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Why API-first software development leads to shiny API people
There is a fundamental difference between using application programming interfaces for integration and having an API strategy for reuse. We look at how APIs can make digital initiatives shine
An application programming interface (API) enables software developers to gain access to other pieces of code via a single programmatic connection and has been a fundamental time-saver in software development. As the mantra goes, “Don’t reinvent the wheel.” So if a piece of code or an algorithm has already been coded, and there is an API available to access it, why not use this instead of writing something similar from scratch?
Not every company wants to become a software company. But experts believe that an API-first approach to software development, combined with a portal that publishes APIs available to developers and offers a level of governance, can help businesses polish their software development efforts.
Satish Maram, director of API and integration at Astrazeneca, said: “Fundamentally, an API enables you to build once and use multiple times.” According to Maram, a good candidate for a reusable API occurs when there is a need to integrate two systems and this integration is likely to be used in more than one place.
Such reuse is becoming a key part of the IT strategy at the Department for Work and Pensions (DWP). Jacqui Leggetter, head of integration at DWP, said: “Building services for reuse is our strategic objective.”
During a panel discussion at the recent MuleSoft Connect 2019 conference at London’s Excel, Leggetter, Maram and fellow panellist Ben Turner, CTO at Legal & General, general insurance, were asked for their views on the benefits of APIs, and best practices in building them for reuse.
The panel members agreed that the concept of an API is something business will often find hard to fathom. Instead, the discussion should concern business services that are made available through APIs, as Turner explained. “I don’t talk about APIs,” he said. “We talk about services the business wants to consume, and try to find everyday scenarios to explain them.”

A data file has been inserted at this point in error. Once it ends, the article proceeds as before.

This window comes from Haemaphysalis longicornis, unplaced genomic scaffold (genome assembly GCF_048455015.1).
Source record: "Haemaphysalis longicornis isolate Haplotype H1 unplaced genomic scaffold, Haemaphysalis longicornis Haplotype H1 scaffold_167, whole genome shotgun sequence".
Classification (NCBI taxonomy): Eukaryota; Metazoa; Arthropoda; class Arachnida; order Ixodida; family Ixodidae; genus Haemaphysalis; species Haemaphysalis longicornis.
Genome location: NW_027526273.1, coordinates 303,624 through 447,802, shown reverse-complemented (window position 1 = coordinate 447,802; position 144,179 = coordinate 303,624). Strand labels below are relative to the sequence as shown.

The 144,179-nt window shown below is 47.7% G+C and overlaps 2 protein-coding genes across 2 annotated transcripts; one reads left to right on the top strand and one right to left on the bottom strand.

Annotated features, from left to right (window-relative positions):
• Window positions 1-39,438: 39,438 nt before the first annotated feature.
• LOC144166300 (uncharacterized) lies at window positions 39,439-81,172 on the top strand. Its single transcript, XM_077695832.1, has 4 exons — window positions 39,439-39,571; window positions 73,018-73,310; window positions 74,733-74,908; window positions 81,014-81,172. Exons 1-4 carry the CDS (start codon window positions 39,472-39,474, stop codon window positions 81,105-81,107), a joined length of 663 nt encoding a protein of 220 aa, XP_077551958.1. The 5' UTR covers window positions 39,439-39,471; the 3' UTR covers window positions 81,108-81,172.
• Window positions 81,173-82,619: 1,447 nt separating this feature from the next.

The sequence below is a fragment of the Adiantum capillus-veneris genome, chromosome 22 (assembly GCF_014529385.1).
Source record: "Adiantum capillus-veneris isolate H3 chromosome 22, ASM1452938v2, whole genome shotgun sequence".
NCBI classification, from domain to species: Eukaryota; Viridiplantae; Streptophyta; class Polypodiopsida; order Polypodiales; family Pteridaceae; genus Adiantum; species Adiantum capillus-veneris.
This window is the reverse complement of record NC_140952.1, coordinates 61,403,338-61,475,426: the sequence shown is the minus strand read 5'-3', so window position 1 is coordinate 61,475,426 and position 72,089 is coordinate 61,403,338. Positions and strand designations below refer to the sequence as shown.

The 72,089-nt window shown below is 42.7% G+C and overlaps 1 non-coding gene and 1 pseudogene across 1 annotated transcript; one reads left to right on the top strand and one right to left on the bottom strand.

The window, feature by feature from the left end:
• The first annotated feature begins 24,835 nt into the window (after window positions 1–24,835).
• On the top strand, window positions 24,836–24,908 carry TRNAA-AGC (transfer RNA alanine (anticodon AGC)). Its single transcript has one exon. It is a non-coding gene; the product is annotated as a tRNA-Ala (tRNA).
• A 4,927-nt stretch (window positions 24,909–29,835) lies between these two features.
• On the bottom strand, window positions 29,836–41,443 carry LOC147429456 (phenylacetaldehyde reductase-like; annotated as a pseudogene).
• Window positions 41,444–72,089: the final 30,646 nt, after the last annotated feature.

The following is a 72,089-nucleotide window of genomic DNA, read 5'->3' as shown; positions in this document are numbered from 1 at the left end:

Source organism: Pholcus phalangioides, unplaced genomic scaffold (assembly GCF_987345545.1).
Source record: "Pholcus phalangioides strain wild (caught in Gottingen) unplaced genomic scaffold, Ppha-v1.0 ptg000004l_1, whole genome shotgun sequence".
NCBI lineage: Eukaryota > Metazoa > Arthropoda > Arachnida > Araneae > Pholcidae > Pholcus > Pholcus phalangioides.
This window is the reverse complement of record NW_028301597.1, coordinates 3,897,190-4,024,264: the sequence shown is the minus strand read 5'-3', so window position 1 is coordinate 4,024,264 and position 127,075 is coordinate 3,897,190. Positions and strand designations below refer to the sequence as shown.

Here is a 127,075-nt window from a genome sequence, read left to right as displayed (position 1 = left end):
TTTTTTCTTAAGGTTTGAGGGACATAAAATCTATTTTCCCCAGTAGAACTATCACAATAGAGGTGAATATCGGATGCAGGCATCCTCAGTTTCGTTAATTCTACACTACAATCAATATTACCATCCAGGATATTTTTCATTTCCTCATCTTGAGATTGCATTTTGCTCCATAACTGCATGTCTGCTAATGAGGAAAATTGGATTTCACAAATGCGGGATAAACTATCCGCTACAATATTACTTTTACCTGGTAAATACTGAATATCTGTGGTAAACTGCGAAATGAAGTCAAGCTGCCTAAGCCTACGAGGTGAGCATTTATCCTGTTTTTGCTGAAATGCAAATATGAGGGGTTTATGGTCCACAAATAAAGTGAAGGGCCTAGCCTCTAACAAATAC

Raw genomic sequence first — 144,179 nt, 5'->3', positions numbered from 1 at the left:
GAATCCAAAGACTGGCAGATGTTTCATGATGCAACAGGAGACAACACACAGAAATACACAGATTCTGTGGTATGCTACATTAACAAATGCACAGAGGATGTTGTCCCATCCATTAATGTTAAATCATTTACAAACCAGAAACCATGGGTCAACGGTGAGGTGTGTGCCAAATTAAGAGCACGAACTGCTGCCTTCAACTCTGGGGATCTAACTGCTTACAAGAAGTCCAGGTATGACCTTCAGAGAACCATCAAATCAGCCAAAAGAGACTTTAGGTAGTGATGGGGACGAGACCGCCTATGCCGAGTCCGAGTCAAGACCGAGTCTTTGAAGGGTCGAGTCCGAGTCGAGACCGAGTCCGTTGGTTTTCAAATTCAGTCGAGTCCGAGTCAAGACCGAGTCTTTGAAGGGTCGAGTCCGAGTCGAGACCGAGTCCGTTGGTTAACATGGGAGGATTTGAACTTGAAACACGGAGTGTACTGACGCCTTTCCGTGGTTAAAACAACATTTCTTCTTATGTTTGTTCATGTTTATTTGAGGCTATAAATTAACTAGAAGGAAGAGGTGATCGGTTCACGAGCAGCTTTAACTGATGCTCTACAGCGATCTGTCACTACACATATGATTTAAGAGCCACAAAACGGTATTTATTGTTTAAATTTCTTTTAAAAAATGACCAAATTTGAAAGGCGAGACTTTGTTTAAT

During the first year of using APIs, Leggetter said the DWP team began changing the way it named new API calls. The old APIs were previously numbers-based. “Through the first year on the team’s API journey, we stopped talking about APIs as numbers,” she said. “Every API should start with a verb.”According to Leggetter, this changed the mindset associated with APIs.
Embarking on a programme to develop new APIs that can be used throughout the business requires a change in attitude to IT-business alignment. While application development teams may be accustomed to writing software for a specific business function, an API-based approach to software development requires the team to think about how the code they build can be reused.
Before 2016, Legal & General ran software projects that relied on point-to-point connections, said Turner. “The idea was to build it once, then it’s done. We needed to change and disrupt the mindset, both in business and in IT.”
Similarly, Leggetter said the DWP team “had a lightbulb moment” when it started work on a project for the Scottish government that had many similarities to a microservice it had previously developed for HM Revenue & Customs (HMRC). “The service we built for the HMRC wasn’t reusable because we exposed five things in a single API,” she said.